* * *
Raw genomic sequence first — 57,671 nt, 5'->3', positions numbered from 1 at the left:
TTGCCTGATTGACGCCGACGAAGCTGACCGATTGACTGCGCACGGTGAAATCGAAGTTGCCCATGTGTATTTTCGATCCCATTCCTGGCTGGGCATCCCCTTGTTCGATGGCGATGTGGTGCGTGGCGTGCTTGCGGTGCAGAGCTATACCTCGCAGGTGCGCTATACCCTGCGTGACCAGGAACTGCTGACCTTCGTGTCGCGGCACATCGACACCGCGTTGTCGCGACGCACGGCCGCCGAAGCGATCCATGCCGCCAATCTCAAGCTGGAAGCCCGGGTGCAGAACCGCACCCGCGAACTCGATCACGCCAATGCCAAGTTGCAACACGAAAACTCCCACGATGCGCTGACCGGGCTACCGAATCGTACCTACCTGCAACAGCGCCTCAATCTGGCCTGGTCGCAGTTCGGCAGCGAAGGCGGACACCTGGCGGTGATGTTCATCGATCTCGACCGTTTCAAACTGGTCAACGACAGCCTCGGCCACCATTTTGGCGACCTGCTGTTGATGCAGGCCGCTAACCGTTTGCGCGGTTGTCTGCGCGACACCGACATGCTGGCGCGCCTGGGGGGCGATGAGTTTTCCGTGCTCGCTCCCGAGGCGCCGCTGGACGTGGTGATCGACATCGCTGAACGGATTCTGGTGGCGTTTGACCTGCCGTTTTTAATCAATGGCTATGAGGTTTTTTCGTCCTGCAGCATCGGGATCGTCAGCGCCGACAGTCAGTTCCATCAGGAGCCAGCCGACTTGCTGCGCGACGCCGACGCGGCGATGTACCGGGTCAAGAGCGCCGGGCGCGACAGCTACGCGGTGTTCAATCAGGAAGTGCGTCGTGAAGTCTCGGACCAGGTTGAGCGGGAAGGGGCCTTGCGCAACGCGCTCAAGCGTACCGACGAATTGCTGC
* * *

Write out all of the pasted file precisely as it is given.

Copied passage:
Raw genomic sequence first — 57,671 nt, 5'->3', positions numbered from 1 at the left:
TTGCCTGATTGACGCCGACGAAGCTGACCGATTGACTGCGCACGGTGAAATCGAAGTTGCCCATGTGTATTTTCGATCCCATTCCTGGCTGGGCATCCCCTTGTTCGATGGCGATGTGGTGCGTGGCGTGCTTGCGGTGCAGAGCTATACCTCGCAGGTGCGCTATACCCTGCGTGACCAGGAACTGCTGACCTTCGTGTCGCGGCACATCGACACCGCGTTGTCGCGACGCACGGCCGCCGAAGCGATCCATGCCGCCAATCTCAAGCTGGAAGCCCGGGTGCAGAACCGCACCCGCGAACTCGATCACGCCAATGCCAAGTTGCAACACGAAAACTCCCACGATGCGCTGACCGGGCTACCGAATCGTACCTACCTGCAACAGCGCCTCAATCTGGCCTGGTCGCAGTTCGGCAGCGAAGGCGGACACCTGGCGGTGATGTTCATCGATCTCGACCGTTTCAAACTGGTCAACGACAGCCTCGGCCACCATTTTGGCGACCTGCTGTTGATGCAGGCCGCTAACCGTTTGCGCGGTTGTCTGCGCGACACCGACATGCTGGCGCGCCTGGGGGGCGATGAGTTTTCCGTGCTCGCTCCCGAGGCGCCGCTGGACGTGGTGATCGACATCGCTGAACGGATTCTGGTGGCGTTTGACCTGCCGTTTTTAATCAATGGCTATGAGGTTTTTTCGTCCTGCAGCATCGGGATCGTCAGCGCCGACAGTCAGTTCCATCAGGAGCCAGCCGACTTGCTGCGCGACGCCGACGCGGCGATGTACCGGGTCAAGAGCGCCGGGCGCGACAGCTACGCGGTGTTCAATCAGGAAGTGCGTCGTGAAGTCTCGGACCAGGTTGAGCGGGAAGGGGCCTTGCGCAACGCGCTCAAGCGTACCGACGAATTGCTGC